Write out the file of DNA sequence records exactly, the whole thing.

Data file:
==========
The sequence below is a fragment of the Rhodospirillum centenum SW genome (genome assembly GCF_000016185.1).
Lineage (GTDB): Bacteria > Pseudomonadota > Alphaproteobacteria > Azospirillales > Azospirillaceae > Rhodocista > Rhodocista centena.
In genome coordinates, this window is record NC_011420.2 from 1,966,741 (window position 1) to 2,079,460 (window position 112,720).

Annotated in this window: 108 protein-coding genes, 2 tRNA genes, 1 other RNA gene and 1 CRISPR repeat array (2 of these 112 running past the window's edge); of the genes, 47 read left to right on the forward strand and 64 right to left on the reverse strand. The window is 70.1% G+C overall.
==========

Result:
The sequence below is a fragment of the Rhodospirillum centenum SW genome (genome assembly GCF_000016185.1).
Lineage (GTDB): Bacteria > Pseudomonadota > Alphaproteobacteria > Azospirillales > Azospirillaceae > Rhodocista > Rhodocista centena.
In genome coordinates, this window is record NC_011420.2 from 1,966,741 (window position 1) to 2,079,460 (window position 112,720).

Annotated in this window: 108 protein-coding genes, 2 tRNA genes, 1 other RNA gene and 1 CRISPR repeat array (2 of these 112 running past the window's edge); of the genes, 47 read left to right on the forward strand and 64 right to left on the reverse strand. The window is 70.1% G+C overall.